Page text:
"Perdido Street Station" (2000) is the second published novel by British author China Miéville. The novel is completely sui generis: it defies categorization, containing elements of urban fantasy, science fiction, steampunk, horror and slipstream, to name just a few. While this may sound messy, it is also an utterly brilliant piece of literature.

The novel is set in the fictional city of New Crobuzon, an ancient and sprawling metropolis which Miéville describes in vivid and loving detail. New Crobuzon is an architectural nightmare of good and bad neighborhoods, human and non-human residents, politics, public transportation, militia, ... Much like in the Gormenghast novels by Mervyn Peake, the squalid setting is an integral part of the story.

The plot of the novel is hard to summarize, but to give you an idea of some of the threads: Scientist Isaac Dan der Grimnebulin is contacted by a garuda (a half-bird, half-man species) who has lost his wings and wants to re-gain the power of flight. While researching this, Isaac obtains a mysterious caterpillar which evolves into a dangerous predator that feeds on the dreams and thoughts of other sentient races. Isaac has a forbidden inter-species relationship with a khepri (a bug-like alien). One of the first scenes in the novel is a love scene between the khepri and Isaac, which is one of the only literary scenes that has ever given me nightmares. The khepri, Lin, is a spit artist: she can ingest a certain substance mixed with coloured berries, and exude it through a special gland to create statues. She is commissioned by a crime boss to create a likeness of him. There are many other plot threads and characters, some of which are only briefly touched upon in the course of the novel.

It is hard to compare "Perdido Street Station" to anything else out there. I've read several hundred science fiction and fantasy novels - this is by far the hardest one to classify. It's also one of the best I've read in years, and highly recommended.

In 2002, the author published "The Scar", set in the same world as "Perdido Street Station".
Perdido Street Station is, itself, only a minor part of the book that is its namesake. Only near the end do the characters actually go there, even though it is often talked about during the book. It's the center of the city of New Crobuzon, where all the trains and vehicles come and pass through, and is probably the most important area too.

The plot is heavy, as is the atmosphere in this paperback which numbers a bit over 860 pages (51 Chapters in eight parts), and it needs the length; The sheer number of twists and subplots is incredible, and to tell you even one would really ruin the book, they tie so well; All the mystery, suspense, and surprise is slow enough to keep up with, but quick enough to startle.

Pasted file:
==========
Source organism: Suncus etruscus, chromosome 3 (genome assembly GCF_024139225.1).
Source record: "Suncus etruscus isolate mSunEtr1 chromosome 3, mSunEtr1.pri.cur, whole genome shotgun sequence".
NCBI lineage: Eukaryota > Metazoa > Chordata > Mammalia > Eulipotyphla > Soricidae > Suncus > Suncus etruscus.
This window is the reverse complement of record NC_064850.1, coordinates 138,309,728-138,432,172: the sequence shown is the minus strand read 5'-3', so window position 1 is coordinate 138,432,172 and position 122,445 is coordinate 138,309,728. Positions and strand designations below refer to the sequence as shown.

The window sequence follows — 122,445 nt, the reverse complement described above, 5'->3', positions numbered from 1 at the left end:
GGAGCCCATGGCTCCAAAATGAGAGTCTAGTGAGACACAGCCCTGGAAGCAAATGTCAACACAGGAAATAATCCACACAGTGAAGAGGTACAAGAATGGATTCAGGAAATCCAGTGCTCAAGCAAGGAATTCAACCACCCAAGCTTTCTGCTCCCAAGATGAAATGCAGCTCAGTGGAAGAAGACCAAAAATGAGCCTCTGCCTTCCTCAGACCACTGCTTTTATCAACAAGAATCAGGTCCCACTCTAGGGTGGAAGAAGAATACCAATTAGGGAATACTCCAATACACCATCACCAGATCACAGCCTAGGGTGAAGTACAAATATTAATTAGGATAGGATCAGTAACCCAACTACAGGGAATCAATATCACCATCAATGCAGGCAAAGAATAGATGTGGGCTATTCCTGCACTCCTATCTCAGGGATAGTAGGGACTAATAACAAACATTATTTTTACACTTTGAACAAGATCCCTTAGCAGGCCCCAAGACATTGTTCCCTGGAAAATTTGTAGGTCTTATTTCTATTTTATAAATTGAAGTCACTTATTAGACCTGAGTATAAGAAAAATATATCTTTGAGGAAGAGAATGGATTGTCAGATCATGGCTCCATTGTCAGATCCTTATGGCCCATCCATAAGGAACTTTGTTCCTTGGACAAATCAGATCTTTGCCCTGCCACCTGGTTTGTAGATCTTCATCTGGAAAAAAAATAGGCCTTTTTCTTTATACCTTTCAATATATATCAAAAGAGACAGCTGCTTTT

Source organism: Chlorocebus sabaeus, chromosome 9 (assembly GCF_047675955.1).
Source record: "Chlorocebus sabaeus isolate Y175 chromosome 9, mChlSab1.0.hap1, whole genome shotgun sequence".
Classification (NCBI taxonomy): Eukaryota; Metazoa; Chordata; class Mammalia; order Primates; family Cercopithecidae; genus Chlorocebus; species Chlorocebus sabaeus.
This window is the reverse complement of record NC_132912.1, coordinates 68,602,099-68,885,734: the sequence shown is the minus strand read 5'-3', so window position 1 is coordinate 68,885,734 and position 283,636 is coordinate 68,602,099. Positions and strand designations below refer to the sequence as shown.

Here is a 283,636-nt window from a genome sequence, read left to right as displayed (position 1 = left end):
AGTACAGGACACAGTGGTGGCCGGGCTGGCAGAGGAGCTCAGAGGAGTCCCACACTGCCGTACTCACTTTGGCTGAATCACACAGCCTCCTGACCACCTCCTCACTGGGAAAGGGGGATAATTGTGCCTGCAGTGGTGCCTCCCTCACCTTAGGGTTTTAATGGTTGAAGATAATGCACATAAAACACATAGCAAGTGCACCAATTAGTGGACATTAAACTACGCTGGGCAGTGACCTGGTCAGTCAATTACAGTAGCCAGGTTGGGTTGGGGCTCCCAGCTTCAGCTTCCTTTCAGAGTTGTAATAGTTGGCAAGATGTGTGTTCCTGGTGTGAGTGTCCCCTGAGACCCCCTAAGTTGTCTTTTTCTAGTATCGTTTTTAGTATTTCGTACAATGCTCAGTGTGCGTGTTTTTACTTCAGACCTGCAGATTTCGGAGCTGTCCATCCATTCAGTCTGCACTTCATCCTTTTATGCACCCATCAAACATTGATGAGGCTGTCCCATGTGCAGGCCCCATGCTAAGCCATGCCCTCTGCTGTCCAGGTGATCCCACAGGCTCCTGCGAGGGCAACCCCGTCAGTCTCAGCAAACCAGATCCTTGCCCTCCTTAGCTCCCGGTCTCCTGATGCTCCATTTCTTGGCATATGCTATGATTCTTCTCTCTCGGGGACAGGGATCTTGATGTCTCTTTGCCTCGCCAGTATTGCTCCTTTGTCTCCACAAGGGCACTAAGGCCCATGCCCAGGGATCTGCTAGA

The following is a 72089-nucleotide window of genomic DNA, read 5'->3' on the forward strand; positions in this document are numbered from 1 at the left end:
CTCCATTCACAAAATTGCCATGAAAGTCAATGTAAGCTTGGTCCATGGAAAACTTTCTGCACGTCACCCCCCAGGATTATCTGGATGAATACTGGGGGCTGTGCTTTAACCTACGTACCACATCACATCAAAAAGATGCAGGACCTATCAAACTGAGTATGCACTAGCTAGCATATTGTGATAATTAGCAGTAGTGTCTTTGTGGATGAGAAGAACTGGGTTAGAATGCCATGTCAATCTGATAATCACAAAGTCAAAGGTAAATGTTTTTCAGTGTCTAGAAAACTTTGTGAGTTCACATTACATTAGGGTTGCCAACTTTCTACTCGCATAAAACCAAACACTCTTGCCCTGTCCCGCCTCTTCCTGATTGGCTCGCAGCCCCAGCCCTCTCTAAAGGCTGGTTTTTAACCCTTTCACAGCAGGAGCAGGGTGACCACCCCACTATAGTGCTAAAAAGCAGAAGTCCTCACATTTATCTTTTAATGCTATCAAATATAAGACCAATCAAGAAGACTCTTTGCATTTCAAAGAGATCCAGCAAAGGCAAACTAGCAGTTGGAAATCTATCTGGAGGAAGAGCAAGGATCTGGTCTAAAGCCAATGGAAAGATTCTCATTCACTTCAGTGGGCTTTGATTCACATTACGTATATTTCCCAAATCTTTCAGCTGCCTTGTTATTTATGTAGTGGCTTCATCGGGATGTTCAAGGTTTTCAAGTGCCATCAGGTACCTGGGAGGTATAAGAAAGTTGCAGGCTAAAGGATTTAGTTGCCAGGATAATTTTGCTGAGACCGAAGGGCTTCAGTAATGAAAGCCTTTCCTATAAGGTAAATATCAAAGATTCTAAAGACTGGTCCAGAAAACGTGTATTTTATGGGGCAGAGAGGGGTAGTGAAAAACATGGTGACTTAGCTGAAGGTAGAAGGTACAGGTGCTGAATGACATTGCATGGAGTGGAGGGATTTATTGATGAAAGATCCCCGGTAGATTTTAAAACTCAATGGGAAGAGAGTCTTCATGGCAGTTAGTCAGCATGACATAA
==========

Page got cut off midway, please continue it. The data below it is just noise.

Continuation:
The cast is relatavely large, but the author gives each his/her/its own voice, and sticks to it. There is no one-size-fits-all speech pattern here. You can recognise characters by the way they talk.

The book contains some pseudo-science and is more science fantasy than science ficton.

The number of races in this book is also quite a feat of imagination: Though the Humans are the most common, there are scarab-headed women called Khepri, Bird people called Wyrmen and Garuda- Garuda being more like birds of prey and the Wyrmen like Seagulls- bloated water-living beings called voyodani, cactus-folk... the list is extensive, and though I'd like to continue it, it would spoil some of the book.

The first main plot is that Isaac Dan van Grimnebulin, a notorious freelance scientist, gets paid by a Garuda called Yagharek to help him fly again. I say first main plot because- they develop more. And more and more...

The thing is, China's imagination is incredible. The attention to detail is worthy of a masterpiece, and the humour ithough black is realistic. One can really imagine the sprawling, insidious metropolis of new Crobuzon, the cruel Militia- the group of police the Government control...

A genuine masterpiece that takes my breath away, China breathes life into the world of Bas-Lag.

Like Anzin, I think this is a wonderful book and should be found by everyone as quickly as possible-and bought up.

Available from www.panmacmillan.com
ISBN 0-330-39289-1

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